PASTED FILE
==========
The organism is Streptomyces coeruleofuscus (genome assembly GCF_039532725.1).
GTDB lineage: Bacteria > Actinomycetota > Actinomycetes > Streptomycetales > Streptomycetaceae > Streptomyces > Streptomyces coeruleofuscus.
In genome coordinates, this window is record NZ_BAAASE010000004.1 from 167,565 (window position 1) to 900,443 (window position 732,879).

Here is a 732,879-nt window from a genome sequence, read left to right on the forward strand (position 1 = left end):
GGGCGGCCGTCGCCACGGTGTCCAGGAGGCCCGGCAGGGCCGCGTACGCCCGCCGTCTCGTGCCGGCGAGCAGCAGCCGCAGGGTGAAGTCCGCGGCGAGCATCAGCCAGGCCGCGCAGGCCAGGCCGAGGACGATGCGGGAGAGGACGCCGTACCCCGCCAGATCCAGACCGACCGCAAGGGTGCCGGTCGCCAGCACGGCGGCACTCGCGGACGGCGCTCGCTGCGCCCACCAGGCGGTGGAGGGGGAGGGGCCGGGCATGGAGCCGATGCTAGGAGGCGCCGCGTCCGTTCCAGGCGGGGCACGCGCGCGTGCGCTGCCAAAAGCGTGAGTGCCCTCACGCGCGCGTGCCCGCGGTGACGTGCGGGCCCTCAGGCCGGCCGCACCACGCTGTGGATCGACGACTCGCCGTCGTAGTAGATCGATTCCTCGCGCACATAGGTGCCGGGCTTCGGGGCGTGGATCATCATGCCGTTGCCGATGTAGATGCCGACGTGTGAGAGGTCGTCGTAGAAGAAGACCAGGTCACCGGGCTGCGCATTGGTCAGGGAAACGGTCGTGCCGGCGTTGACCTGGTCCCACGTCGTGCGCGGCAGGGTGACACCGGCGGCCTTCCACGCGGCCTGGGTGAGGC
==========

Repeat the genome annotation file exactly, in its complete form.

The organism is Streptomyces coeruleofuscus (genome assembly GCF_039532725.1).
GTDB lineage: Bacteria > Actinomycetota > Actinomycetes > Streptomycetales > Streptomycetaceae > Streptomyces > Streptomyces coeruleofuscus.
In genome coordinates, this window is record NZ_BAAASE010000004.1 from 167,565 (window position 1) to 900,443 (window position 732,879).

Here is a 732,879-nt window from a genome sequence, read left to right on the forward strand (position 1 = left end):
GGGCGGCCGTCGCCACGGTGTCCAGGAGGCCCGGCAGGGCCGCGTACGCCCGCCGTCTCGTGCCGGCGAGCAGCAGCCGCAGGGTGAAGTCCGCGGCGAGCATCAGCCAGGCCGCGCAGGCCAGGCCGAGGACGATGCGGGAGAGGACGCCGTACCCCGCCAGATCCAGACCGACCGCAAGGGTGCCGGTCGCCAGCACGGCGGCACTCGCGGACGGCGCTCGCTGCGCCCACCAGGCGGTGGAGGGGGAGGGGCCGGGCATGGAGCCGATGCTAGGAGGCGCCGCGTCCGTTCCAGGCGGGGCACGCGCGCGTGCGCTGCCAAAAGCGTGAGTGCCCTCACGCGCGCGTGCCCGCGGTGACGTGCGGGCCCTCAGGCCGGCCGCACCACGCTGTGGATCGACGACTCGCCGTCGTAGTAGATCGATTCCTCGCGCACATAGGTGCCGGGCTTCGGGGCGTGGATCATCATGCCGTTGCCGATGTAGATGCCGACGTGTGAGAGGTCGTCGTAGAAGAAGACCAGGTCACCGGGCTGCGCATTGGTCAGGGAAACGGTCGTGCCGGCGTTGACCTGGTCCCACGTCGTGCGCGGCAGGGTGACACCGGCGGCCTTCCACGCGGCCTGGGTGAGGC